[Image: t__rex_reigns_again_by_shartman-d35000f.jpg]
[Image: wildcat10-CougarHuntingDeer.jpg]
Reply
#2
I'd give it too Allosaurs, they hunt Large suaropods and, were the top predators of the Jurassic. Some theories even point too it almost completely wiping out other theropods in the Morrison. https://www.youtube.com/watch?v=j6E-mGjgk8g&t=1s
Reply
#3
Spinosaurids are still my favorite Theropods because of how unique they are but in a fight I think T. rex or Giga would be the strongest.
Check yourself before you wreck yourself
[-] The following 1 user Likes Grawlix's post:
  • theGrackle
Reply
#4
Charch is said too be larger than Giga.
Reply
#5
I have to admit I think my boy t-rex is the king.

But spinosaurus is pretty freakin cool.
[-] The following 2 users Like Mammuthus's post:
  • ScottishWildcat, theGrackle
Reply
#6
I am not too informed about dinosaurs, so I took the easy way out, and voted for the T-rex. However, what about Acrocanthosaurus? I have seen documentaries speculating that they hunted sauropods. They must have been pretty fearsome. Can any dino-experts let me know if I am just out of my element, and have no idea what I am talking about?
A pine needle fell. The eagle saw it. The deer heard it. The bear smelled it
Reply
#7
All carcharodontosaurids had a jaw apparatus optimal for lacerating, eviscerating, and exsanguinating animals much larger than themselves. So yes, I'm sure Acrocanthosaurus and other large carcharodontosaurids would have hunted sauropods larger than themselves (however, I don't think the jaw apparatus of T. rex is much more inferior for this task, so I think it would be capable of more or less the same thing with more or less the same constraints, which I am now going to get to).

But the fundamental question is, just how much larger? Given the effects of the square cube law, it becomes more dangerous to practice brontophagy the larger the animals get. It gets a lot easier to bludgeon and trample something to death without very specialized weaponry. The clawed club-like limbs of a sauropod, its tail, and maybe even its neck (depending on how much larger it is than its assailant) could seriously injure a large carcharodontosaurid. So how large of a sauropod could a single Acrocanthosaurus or a close relative take before it reaches its maximum prey size limit? And could they hunt in packs to take down even larger prey?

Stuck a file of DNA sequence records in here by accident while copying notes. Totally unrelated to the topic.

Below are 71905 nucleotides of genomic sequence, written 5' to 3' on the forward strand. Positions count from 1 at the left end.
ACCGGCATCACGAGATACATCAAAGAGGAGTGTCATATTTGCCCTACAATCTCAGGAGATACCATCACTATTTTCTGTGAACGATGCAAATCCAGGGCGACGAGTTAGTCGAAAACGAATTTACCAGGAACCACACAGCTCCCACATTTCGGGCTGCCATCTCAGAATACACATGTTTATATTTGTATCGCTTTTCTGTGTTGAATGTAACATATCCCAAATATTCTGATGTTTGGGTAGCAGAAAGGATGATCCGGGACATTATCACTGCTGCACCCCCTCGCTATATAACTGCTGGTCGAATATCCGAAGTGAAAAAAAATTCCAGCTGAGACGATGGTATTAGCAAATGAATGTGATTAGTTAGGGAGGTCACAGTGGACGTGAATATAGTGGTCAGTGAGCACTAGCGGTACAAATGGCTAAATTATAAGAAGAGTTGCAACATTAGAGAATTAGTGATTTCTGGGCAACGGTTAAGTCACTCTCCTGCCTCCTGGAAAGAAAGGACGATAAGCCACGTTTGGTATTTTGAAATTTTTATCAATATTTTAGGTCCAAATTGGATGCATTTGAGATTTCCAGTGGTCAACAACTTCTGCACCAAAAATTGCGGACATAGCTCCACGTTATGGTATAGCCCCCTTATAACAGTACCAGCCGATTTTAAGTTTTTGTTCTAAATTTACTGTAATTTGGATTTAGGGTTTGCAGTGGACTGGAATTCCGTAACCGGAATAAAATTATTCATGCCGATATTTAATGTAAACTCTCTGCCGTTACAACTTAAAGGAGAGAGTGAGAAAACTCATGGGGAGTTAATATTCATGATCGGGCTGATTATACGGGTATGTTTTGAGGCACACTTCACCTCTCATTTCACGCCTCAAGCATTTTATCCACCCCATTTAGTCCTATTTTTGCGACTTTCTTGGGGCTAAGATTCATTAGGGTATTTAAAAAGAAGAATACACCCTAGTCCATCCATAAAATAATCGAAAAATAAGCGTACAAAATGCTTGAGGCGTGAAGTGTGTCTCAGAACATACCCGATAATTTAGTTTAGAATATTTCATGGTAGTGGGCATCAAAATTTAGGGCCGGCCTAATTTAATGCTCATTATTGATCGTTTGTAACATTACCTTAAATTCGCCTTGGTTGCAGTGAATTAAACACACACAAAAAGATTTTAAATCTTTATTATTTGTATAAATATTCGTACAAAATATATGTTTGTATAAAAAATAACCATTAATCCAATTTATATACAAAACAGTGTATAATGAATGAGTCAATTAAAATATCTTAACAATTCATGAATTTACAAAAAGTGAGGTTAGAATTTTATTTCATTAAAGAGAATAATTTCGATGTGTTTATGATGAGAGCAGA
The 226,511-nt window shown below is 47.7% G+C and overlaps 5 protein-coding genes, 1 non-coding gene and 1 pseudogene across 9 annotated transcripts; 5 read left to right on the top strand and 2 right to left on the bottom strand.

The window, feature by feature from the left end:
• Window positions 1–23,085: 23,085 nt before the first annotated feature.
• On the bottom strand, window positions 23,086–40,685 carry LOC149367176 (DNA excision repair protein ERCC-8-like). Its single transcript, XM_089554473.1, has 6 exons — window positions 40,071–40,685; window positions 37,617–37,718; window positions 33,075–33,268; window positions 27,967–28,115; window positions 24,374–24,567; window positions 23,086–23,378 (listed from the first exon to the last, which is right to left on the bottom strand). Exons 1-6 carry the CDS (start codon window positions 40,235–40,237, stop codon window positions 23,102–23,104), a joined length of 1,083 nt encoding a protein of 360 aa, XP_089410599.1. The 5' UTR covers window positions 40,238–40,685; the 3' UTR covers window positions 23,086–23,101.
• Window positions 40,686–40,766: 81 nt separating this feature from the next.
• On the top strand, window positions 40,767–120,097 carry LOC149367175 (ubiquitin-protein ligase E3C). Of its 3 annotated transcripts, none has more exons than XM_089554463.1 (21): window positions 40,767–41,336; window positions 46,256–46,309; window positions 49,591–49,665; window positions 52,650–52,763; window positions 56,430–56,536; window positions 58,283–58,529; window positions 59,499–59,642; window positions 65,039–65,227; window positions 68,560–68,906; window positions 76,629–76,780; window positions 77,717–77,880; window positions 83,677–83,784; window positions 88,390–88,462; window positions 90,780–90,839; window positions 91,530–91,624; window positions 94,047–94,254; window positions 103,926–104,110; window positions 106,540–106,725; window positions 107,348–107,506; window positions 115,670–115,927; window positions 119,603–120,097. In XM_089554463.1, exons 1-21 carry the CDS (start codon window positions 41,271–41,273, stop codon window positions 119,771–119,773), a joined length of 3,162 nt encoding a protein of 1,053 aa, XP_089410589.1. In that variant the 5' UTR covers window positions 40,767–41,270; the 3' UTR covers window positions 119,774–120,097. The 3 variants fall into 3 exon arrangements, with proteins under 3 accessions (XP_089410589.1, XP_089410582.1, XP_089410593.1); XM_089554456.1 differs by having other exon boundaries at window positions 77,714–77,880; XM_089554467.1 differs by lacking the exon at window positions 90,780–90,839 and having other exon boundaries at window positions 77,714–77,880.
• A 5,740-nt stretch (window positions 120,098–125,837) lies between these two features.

[Image: tumblr_n237ts3Mel1tst46wo2_r1_1280.jpg]
[-] The following 1 user Likes Ausar's post:
  • theGrackle
Reply
#8
(08-16-2018, 03:57 AM)Ausar Wrote: All carcharodontosaurids had a jaw apparatus optimal for lacerating, eviscerating, and exsanguinating animals much larger than themselves. So yes, I'm sure Acrocanthosaurus and other large carcharodontosaurids would have hunted sauropods larger than themselves (however, I don't think the jaw apparatus of T. rex is much more inferior for this task, so I think it would be capable of more or less the same thing with more or less the same constraints, which I am now going to get to).


If this image is accurate, I'd argue that a Tyrannosaurus rex could certainly open its jaws wide enough to compete with most Carcharodontosaurs in terms of sheer gape. A Carcharodontosaur could almost certainly cause more damage though, as the bite force that made the American carnivore so deadly couldn't be utilized at such a wide angle. At least, it wouldn't be as effective as the blade-like teeth that the Carcharodontosaurs had- they didn't need to bite down to cause damage as long as they could simply drag their jaws down the flanks of their chosen prey item. I'd imagine a good comparison would be trying to carve meat with knife versus carving with a pickaxe.

That being said, I'd say that the pickaxe would be capable of causing a much larger amount of damage when the force necessary for it to do work can be applied.

People compare these animals all the time and frankly I think they're each 'the best' in their own right. Carcharodontosaurs were equipped to deal with animals much larger than themselves, and Spinosaurs weren't really predators in the traditional sense that one would think of when considering an apex predator (they were in tiers of their own, and aren't really candidates for being king as a result to me). I'd personally argue that, compared to other super carnivores, a T. rex was best equipped for combating other animals of comparable size to itself. This isn't to say it's superior in any way to the other carnivores as much as it is to say that in the case of a skirmish, the other carnivores fall more comfortably in the range of what a Tyrannosaurus was best equipped to do.